Wednesday, November 20, 2019

Meet the Nash Family!

By Chef/Farmer Andrea

From left to right: Rohan, Dina, Griffin,
Caden, and Corey Nash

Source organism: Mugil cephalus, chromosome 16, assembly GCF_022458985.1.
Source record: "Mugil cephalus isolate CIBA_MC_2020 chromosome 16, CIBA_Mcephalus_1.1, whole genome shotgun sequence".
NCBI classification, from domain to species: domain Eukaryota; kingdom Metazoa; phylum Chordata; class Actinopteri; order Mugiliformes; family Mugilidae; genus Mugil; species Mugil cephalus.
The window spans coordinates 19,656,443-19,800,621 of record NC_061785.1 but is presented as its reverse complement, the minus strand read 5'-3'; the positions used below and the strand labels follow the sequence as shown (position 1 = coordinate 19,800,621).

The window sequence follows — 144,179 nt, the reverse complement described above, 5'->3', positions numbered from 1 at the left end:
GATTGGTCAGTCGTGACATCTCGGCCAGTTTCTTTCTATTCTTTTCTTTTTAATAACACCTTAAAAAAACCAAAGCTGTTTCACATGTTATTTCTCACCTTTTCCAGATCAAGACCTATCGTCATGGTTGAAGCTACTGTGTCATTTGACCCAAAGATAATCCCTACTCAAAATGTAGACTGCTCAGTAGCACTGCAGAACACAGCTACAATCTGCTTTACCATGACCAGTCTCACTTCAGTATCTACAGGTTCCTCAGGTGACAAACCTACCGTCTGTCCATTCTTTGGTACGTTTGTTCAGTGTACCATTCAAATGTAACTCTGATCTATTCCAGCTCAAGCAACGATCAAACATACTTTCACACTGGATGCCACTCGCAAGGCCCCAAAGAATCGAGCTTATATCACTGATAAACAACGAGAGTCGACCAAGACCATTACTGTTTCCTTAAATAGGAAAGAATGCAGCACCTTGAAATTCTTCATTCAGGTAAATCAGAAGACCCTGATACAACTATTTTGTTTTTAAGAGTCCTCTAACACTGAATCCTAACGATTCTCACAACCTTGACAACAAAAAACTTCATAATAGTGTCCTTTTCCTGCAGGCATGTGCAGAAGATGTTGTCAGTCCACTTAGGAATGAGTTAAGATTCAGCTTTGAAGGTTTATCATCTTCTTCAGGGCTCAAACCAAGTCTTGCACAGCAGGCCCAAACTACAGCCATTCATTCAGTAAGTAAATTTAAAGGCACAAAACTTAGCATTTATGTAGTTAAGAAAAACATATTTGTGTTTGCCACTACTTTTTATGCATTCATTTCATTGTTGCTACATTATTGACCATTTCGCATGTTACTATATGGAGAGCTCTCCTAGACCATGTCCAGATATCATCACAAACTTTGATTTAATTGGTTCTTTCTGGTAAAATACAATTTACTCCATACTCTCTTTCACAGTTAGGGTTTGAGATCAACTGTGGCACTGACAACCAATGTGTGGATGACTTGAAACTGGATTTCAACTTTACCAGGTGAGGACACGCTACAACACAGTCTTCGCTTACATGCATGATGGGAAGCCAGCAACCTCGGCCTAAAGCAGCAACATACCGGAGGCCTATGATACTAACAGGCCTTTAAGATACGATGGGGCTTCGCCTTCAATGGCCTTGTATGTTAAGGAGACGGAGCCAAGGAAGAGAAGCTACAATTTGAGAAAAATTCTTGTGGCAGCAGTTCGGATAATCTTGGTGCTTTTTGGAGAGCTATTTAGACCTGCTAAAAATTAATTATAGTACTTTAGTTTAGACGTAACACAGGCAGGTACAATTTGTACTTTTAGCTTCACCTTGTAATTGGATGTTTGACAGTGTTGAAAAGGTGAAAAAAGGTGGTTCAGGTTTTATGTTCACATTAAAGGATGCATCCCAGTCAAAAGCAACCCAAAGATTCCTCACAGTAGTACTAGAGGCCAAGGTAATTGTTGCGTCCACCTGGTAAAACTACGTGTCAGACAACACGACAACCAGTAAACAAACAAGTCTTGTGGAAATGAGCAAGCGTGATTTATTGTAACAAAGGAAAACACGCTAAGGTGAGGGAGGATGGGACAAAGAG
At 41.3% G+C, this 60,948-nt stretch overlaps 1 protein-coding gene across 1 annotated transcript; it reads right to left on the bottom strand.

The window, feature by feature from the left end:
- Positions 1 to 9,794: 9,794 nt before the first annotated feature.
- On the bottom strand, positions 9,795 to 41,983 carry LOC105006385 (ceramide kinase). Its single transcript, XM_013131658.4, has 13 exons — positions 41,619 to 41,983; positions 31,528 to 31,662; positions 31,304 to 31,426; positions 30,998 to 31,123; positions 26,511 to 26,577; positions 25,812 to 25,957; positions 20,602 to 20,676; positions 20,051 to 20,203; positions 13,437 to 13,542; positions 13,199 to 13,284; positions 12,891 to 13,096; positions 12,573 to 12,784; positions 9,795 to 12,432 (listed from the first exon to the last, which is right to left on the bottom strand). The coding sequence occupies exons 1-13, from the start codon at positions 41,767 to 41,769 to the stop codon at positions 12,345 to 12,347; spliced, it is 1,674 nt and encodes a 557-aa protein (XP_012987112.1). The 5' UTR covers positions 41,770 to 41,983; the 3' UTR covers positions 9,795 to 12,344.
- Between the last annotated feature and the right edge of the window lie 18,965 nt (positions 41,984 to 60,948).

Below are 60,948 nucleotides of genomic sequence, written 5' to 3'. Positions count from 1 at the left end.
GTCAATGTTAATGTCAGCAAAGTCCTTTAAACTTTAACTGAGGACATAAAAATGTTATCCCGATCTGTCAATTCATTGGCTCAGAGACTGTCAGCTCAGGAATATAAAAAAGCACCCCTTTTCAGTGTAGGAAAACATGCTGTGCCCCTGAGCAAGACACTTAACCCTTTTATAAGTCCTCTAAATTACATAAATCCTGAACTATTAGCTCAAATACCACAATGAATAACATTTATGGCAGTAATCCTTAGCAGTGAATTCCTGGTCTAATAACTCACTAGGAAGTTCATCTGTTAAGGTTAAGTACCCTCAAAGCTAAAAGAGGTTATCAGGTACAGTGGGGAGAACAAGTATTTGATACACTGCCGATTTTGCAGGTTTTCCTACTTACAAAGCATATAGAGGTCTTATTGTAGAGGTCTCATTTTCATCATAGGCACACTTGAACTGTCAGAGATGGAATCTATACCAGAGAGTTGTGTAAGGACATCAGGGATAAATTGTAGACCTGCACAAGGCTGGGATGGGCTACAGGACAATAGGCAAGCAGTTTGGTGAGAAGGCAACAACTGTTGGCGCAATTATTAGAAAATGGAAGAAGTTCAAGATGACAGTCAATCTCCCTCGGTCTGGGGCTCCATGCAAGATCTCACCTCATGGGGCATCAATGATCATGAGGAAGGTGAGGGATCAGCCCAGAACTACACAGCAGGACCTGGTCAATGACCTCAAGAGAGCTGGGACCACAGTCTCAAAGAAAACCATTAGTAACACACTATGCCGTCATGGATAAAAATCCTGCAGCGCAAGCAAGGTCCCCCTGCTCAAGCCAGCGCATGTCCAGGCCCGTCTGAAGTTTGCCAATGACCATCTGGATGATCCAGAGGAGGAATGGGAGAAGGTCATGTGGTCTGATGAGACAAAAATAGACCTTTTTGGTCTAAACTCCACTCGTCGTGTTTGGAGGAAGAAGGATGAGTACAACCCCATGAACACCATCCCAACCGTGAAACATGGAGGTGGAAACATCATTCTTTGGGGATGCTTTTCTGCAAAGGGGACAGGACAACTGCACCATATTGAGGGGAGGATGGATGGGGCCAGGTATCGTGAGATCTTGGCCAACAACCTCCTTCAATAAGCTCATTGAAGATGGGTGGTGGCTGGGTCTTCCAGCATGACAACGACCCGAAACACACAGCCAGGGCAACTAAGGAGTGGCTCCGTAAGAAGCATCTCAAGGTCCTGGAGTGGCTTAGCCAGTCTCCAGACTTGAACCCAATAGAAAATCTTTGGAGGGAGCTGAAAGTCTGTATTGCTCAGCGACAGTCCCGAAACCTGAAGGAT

This week I’m excited to introduce you to one of our awesome CSA families.  Meet Corey & Dina Nash along with their sons Griffin, Caden and Rohan.  Corey and Dina joined our CSA when Griffin, now in 8th grade, was only 2 years old.  Shortly after becoming part of our CSA family, their family grew to include Caden and Rohan who are now in the 6th grade.  Over the years the Nash family has made it a priority to include a visit to Harmony Valley Farm for a farm event nearly every year.  They’ve made the effort to connect with their farm, not just the place but also the people.  Over the years we’ve enjoyed watching their children grow and change and every year we learn a little more about each person in their family as we catch up on the past year while sipping iced maple lattes or standing in the pumpkin field enjoying another Fall Harvest Party.  We look for their names on the RSVP list and are always happy to see them walking up the drive way, smiles on their faces and ready for another day of adventure at the farm.  We look forward to talking to Griffin, Caden and Rohan, three very articulate young men who are a pleasure to converse with.  One of the great joys we have in our work is getting to know the people who eat the food we work hard to grow.  CSA is a lot of work for a farm to pull off, and it requires some additional effort from the members as well.  Is the extra effort worth it?  From our perspectives it is a definite “Yes!”  If you were to ask any member of the Nash family the same question, I think they’d echo the same.  This past June I had the opportunity to sit down and chat with the Nash family after our Strawberry Day party.  I wanted to know more about their decision to make CSA a priority for their family, why CSA is important to them, how they make it work for their household, and the benefits they reap from being CSA members with our farm.  I learned a lot from them and am excited to share some of their thoughts and insights.